Anthony Steele


On Coding Standards

So you’re doing a coding standard. Here are my thoughts on how to go about it. It’s light on actual coding style rules, mostly concerned with how to derive and present these rules.


A standard is about aligning code into common patterns, to make it more readable to a new viewer, and easier for anyone else to pick up. And further, it should spread good practices, resulting in code with desirable characteristics, e.g. robust and performant. You can warn of pitfalls and capture institutional knowledge of problems overcome.

Just as a team style is preferred over than a personal style when working with others, an organization style is better still, and an industry standard best of all. Therefore, align with the industry standards by default.

Use Prior Art

There is plenty of prior art now. Use it, instead of re-inventing it. IMHO, the style guide should link to the standards instead of paraphrasing them. e.g. start with “We follow these industry standards”, and then after the links, “with the following exceptions, clarifications and extensions…”

It is usually a waste of time to write your own standards from scratch, in many ways: the effort to create it, and the effort for new hires to learn how it differs from their prior industry experience, and the effort to get them to follow it.

In the .NET world I think of these documents:

And books such as the Effective C# series by Bill Wagner.


Don’t underestimate the role that mere familiarity plays. For instance, you can still find people trying to make the case that Imperial measurements in Miles, Feet and Inches is a “better system”. Invariably, they were raised on it since early childhood and the case rests on the premise that it “just feels right”. Well, it does, to them. It’s subjective, although it might not feel like it. When two different styles are equivalent (or sometimes even when they are not), the one that we are familiar with will be perceived as intuitively “better” and more usable.

Just understand that sometimes a choice has to be made, to aid regularity, even when neither option is superior in any objectively quantified way. Even though there may be no objective truth to the choice, it is still worth getting a common familiar style.

Sometimes you just have to use the unfamiliar style that you don’t like for a while, and gain familiarity, before your opinion of it changes.

Minimize Accidental Complexity

Sometimes you can measure: Minimize accidental complexity. When there is free choice, pick the style where the rules are more simple and consistent. e.g. The simple rule that “if statements are always followed by a block with braces” in this style:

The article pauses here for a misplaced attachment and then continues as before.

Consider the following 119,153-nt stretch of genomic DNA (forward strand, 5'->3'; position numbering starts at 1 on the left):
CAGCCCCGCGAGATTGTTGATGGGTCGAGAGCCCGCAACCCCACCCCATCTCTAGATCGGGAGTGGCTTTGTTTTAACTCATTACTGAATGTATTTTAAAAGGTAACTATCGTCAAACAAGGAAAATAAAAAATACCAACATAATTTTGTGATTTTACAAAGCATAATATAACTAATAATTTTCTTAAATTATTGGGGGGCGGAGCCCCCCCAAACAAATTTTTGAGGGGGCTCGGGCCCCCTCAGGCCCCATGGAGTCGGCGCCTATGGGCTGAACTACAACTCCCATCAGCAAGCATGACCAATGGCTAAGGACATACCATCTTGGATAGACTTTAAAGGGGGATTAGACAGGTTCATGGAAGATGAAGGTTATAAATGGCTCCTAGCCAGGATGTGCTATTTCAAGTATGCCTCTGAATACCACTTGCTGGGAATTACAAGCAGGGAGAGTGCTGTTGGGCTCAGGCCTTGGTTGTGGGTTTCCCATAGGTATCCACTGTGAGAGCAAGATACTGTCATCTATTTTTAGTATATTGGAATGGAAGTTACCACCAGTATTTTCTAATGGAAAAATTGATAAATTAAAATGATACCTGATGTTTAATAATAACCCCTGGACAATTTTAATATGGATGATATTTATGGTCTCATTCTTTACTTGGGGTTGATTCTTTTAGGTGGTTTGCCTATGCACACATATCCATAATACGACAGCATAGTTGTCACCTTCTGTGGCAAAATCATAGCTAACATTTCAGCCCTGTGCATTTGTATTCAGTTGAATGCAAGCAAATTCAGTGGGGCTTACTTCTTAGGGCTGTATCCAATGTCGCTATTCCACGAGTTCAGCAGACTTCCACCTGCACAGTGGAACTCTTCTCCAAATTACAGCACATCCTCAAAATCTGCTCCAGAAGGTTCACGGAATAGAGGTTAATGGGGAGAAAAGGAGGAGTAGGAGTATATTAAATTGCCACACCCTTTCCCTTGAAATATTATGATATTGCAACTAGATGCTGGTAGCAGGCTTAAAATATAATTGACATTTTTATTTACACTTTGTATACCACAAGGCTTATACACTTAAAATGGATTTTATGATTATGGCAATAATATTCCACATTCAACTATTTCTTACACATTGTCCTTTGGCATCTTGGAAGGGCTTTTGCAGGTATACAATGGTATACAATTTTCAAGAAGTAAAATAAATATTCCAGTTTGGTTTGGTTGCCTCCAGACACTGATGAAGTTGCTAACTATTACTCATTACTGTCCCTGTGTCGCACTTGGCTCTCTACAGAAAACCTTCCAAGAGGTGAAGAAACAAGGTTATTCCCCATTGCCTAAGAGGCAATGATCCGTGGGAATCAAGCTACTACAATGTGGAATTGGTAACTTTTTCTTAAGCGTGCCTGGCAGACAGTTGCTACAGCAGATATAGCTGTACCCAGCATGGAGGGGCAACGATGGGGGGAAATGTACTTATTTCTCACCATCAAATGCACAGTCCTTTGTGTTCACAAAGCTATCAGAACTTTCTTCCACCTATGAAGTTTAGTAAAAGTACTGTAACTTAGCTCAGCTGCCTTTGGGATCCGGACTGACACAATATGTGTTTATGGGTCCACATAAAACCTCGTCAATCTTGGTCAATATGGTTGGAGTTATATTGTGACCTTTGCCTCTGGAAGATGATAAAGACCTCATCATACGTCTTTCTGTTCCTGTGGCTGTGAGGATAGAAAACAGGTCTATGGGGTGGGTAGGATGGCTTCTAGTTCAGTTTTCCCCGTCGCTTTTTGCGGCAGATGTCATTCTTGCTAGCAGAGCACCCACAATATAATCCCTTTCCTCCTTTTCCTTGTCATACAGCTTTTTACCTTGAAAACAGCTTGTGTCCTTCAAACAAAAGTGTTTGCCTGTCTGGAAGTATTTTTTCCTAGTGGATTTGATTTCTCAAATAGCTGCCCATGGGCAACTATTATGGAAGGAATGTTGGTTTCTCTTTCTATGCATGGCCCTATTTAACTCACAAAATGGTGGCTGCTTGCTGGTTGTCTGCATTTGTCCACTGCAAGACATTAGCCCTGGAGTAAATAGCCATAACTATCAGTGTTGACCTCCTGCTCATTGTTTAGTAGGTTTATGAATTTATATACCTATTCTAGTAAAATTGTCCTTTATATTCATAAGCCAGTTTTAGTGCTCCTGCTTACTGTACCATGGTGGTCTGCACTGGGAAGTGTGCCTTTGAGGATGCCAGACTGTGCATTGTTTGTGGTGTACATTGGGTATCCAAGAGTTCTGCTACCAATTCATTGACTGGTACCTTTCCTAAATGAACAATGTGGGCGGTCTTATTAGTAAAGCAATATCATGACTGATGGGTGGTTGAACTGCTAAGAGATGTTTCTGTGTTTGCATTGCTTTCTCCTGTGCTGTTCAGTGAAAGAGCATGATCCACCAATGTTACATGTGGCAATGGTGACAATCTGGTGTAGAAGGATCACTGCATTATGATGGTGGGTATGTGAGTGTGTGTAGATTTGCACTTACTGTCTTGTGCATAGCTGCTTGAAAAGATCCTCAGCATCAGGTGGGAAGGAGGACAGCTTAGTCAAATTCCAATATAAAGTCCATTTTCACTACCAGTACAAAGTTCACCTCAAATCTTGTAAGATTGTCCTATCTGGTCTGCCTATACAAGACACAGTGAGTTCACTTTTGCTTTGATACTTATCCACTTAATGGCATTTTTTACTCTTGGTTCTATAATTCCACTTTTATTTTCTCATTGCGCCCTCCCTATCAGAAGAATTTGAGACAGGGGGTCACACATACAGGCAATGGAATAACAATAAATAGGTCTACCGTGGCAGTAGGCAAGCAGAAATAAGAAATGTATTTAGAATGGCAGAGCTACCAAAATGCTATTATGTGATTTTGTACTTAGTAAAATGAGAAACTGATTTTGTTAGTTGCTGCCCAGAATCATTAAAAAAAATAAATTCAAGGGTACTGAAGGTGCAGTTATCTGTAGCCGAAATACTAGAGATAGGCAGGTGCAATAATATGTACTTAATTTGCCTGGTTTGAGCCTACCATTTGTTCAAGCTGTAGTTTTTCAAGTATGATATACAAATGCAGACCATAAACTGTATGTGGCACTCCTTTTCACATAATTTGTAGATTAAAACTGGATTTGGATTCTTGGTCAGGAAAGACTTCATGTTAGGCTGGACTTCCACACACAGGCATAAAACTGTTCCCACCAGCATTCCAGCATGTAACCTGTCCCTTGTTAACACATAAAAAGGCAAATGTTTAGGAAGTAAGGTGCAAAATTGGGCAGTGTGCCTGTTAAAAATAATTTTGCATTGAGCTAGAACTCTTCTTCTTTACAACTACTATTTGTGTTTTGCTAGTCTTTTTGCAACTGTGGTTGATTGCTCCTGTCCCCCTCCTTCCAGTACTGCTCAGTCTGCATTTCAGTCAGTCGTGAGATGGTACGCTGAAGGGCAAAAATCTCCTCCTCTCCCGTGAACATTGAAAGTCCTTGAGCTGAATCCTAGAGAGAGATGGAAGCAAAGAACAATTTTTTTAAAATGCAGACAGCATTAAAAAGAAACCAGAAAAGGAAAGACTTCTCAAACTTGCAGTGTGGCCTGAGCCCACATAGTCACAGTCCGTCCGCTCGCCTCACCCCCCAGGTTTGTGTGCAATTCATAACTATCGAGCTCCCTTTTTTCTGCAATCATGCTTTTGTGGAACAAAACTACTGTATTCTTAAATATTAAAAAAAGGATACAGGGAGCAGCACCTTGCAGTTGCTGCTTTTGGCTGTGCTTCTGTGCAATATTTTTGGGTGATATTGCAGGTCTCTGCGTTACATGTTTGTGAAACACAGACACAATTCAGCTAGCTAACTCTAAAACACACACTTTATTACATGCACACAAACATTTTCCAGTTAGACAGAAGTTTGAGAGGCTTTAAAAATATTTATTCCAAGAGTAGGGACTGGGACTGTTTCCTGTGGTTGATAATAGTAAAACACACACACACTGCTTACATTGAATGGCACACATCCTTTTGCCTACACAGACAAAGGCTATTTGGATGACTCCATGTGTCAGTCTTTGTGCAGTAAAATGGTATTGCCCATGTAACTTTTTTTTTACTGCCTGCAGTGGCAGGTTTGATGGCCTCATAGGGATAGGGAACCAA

if (cond)

The rule has the advantage that there is no “part two” to it. There are no other layouts, special cases, decisions or thought required to apply it.

This is one of the reasons why, despite initial resistance, use of var has become pervasive in C# code: it is the simplest possible rule, and you don’t have to think about it.


Look for the automated tools: Let the computer do the rote work. Automation is far faster and more consistent than eyeball inspection and manual fixing.

If you are fortunate, your modern language comes with a standard formatter and a standard style included from day one, such as this for Rust or this for Golang. If not (and this is the case in the .NET world) then you will likely find all the pieces that you want if you look around. There may be emerging standards and well-known tools.

In .NET there is dotnet format for spacing, editor support for the .editorconfig file. And the Roslyn Analysers for linting. Even fixing the compiler warnings and turning on “warnings as errors” counts.

Levels of Rule Strength

Use the levels: Must, Should, Should Not, and Must not as per RFC 2119: Key words to Indicate Requirement Levels to describe rules. Equivalently, these are called Do, Consider, Avoid, and Do Not.

Some rules are “Always” and “Never” cases, but the majority will be “Should” / “Should not” strength: it says “Prefer to do it this way, unless you have a good reason to do otherwise, as this is a sensible default.” It instructs novices who have no preference yet, without blocking experts from making exceptions where there is a good reason to.

Rules Should Have Reasons

A rule should have a reason. If you do not consider the reasons for rules, you might end up carrying cargo-cult rules such as Single Return, Yoda conditions or “constants in ALL_CAPS”, in languages where they are no longer needed.

Languages have different coding conventions, and some of that is by chance and culture e.g. Use of K&R brace style. But some of it is down to how the language works, and that can vary: the examples given above are useful in C, but do not make sense in C# or many recent languages. So the experience gained in other languages and ecosystems is valuable, but is not infallible.

Consider writing the rule with a reason, e.g. as “You should do some action so that desired outcome.” and see if it still makes sense.

Group and Progression

A coding style is not just a bag of unrelated items. Consider structuring it from low level to high level, e.g. from spacing to syntax to compiler warnings to S.R.P. to library usage, to building and testing practices, to architecture and good practices for more specialized topics such as interacting with Azure, AWS or other platforms.

The place to innovate and add value is higher up, where existing style guides don’t cover your specific cases.

You might find that you end up with several distinct documents, covering different but related topics, with different linked literature and different reasons to change.

Beware of vague statements. e.g. Writing “good design is better” is something that we can all agree with, but fails to educate anyone on what constitutes good design or in which way it is better and under what circumstances. Do capture specifics of lessons learned along the way.